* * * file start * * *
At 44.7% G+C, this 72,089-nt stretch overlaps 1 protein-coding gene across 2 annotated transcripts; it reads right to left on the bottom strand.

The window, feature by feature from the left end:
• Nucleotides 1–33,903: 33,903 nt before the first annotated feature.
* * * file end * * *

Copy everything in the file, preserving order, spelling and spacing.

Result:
At 44.7% G+C, this 72,089-nt stretch overlaps 1 protein-coding gene across 2 annotated transcripts; it reads right to left on the bottom strand.

The window, feature by feature from the left end:
• Nucleotides 1–33,903: 33,903 nt before the first annotated feature.